[Cryptography] Points of compromise

Phillip Hallam-Baker hallam at gmail.com
Sun Sep 8 13:53:49 EDT 2013

I was asked to provide a list of potential points of compromise by a
concerned party. I list the following so far as possible/likely:

1) Certificate Authorities

Traditionally the major concern (perhaps to the point of distraction from
other more serious ones). Main caveat, CA compromises leave permanent
visible traces as recent experience shows and there are many eyes looking.
Even if Google was compromised I can't believe Ben Laurie and Adam Langley
are proposing CT in bad faith.

2) Covert channel in Cryptographic accelerator hardware.

It is possible that cryptographic accelerators have covert channels leaking
the private key through TLS (packet alignment, field ordering, timing,
etc.) or in key generation (kleptography of the RSA modulus a la Motti

3) Cryptanalytic attack on one or more symmetric algorithms.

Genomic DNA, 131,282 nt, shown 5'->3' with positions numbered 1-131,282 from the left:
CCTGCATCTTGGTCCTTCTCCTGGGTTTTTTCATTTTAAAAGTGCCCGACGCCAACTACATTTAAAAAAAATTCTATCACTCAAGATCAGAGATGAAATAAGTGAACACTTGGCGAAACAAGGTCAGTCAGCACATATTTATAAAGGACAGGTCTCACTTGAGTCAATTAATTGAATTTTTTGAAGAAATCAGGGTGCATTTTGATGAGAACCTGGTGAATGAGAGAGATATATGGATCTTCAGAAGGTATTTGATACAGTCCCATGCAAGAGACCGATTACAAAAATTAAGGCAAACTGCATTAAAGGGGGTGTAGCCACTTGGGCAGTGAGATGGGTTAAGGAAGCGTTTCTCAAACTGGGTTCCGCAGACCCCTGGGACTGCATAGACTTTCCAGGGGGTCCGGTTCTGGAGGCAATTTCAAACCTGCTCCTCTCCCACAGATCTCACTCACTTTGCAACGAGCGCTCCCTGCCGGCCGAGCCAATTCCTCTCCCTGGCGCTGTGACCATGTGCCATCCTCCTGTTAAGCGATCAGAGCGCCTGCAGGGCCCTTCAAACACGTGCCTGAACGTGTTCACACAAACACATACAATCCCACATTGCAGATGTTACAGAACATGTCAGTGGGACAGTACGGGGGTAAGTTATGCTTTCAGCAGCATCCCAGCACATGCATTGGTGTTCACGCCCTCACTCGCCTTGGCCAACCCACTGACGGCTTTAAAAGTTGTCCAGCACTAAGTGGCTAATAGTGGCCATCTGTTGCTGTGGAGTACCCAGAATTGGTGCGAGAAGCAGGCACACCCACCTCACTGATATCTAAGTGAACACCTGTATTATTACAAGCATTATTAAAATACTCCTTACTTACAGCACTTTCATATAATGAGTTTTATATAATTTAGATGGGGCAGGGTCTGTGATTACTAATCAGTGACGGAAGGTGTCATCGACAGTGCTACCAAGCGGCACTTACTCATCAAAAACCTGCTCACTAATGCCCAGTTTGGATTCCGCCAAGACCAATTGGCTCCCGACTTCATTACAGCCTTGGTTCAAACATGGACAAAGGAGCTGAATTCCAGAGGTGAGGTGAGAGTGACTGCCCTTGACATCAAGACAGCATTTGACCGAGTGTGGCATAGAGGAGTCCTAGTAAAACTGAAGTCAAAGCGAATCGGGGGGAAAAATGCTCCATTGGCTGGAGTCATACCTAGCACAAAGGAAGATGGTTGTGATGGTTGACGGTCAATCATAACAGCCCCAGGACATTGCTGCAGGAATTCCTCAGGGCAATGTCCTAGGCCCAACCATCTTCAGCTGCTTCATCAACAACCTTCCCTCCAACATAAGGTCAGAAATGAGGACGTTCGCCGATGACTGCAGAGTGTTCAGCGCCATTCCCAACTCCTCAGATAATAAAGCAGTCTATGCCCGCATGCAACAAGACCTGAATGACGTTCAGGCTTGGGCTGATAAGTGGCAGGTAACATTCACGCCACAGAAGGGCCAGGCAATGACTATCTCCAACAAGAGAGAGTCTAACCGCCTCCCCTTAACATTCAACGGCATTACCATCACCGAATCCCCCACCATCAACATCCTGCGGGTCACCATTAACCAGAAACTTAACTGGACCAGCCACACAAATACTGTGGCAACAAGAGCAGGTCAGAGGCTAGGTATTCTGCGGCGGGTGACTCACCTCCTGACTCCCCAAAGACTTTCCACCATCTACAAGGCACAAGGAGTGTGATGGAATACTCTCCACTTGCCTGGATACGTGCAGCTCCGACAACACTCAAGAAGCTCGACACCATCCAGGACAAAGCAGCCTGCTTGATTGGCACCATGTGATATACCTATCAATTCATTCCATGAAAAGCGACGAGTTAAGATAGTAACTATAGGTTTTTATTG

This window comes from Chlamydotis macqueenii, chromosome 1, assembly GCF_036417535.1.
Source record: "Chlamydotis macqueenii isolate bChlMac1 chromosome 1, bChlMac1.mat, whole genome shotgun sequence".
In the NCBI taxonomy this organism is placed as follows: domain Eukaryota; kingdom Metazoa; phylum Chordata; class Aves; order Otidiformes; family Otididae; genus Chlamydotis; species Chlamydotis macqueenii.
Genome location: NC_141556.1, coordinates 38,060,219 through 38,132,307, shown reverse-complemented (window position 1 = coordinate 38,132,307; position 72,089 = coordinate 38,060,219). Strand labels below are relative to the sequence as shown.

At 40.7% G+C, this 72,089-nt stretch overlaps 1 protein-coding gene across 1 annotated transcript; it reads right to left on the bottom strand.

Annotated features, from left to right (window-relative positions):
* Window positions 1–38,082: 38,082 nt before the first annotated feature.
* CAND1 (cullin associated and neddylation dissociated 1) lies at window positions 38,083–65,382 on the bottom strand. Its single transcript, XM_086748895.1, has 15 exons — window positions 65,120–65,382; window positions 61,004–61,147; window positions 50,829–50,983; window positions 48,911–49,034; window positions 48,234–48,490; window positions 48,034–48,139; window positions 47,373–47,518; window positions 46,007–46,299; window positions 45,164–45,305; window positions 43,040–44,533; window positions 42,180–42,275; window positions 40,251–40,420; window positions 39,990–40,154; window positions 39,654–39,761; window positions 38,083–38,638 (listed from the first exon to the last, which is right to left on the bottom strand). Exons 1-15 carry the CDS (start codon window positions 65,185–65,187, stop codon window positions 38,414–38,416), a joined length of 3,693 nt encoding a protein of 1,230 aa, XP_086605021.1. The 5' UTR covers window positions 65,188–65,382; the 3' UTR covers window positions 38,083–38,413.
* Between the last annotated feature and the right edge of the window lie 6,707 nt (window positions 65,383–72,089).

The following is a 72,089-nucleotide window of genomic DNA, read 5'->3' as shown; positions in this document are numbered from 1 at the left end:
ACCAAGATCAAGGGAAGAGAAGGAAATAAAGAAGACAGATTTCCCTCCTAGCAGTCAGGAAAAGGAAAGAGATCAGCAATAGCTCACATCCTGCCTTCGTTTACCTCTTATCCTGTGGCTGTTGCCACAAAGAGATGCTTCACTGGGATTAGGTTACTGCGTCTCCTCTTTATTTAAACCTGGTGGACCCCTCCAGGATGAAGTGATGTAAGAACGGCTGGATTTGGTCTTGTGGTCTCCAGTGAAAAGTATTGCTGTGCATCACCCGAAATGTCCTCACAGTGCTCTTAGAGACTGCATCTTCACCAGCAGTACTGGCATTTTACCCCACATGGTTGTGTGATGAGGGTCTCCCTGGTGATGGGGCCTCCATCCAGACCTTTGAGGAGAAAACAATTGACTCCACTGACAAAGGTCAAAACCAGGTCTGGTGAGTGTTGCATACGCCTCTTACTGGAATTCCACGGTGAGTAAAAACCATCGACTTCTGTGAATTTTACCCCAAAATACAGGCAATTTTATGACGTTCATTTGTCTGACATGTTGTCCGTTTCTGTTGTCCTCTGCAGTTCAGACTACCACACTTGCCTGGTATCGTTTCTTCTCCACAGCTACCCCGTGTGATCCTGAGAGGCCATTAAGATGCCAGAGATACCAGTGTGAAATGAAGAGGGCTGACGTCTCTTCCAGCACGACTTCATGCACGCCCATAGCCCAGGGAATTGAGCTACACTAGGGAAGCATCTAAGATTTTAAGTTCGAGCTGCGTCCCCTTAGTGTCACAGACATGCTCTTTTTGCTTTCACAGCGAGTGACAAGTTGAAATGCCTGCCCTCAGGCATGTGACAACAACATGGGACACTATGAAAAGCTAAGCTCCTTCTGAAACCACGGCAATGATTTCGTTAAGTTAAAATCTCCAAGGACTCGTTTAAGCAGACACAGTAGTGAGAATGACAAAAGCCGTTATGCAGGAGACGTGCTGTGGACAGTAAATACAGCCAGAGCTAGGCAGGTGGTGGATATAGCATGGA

I can well believe that RC4 is bust and that there is enough RC4 activity
going on to make cryptanalysis worth while. The idea that AES is
compromised seems very less likely to me.

4) Protocol vulnerability introduced intentionally through IETF

I find this rather unlikely to be a direct action since there are few
places where the spec could be changed to advantage an attacker and only
the editors would have the control necessary to introduce text and there
are many eyes.

5) Protocol vulnerability that IETF might have fixed but was discouraged
from fixing.

Oh more times than I can count. And I would not discount the possibility
that there would be strategies based exploiting on the natural suspicion
surrounding security matters. It would have been easy for a faction to
derail DNSSEC by feeding the WG chair's existing hostility to CAs telling
him to stand firm.

One concern here is that this will fuel the attempt to bring IETF under
control of the ITU and Russia, China, etc.

Website: http://hallambaker.com/
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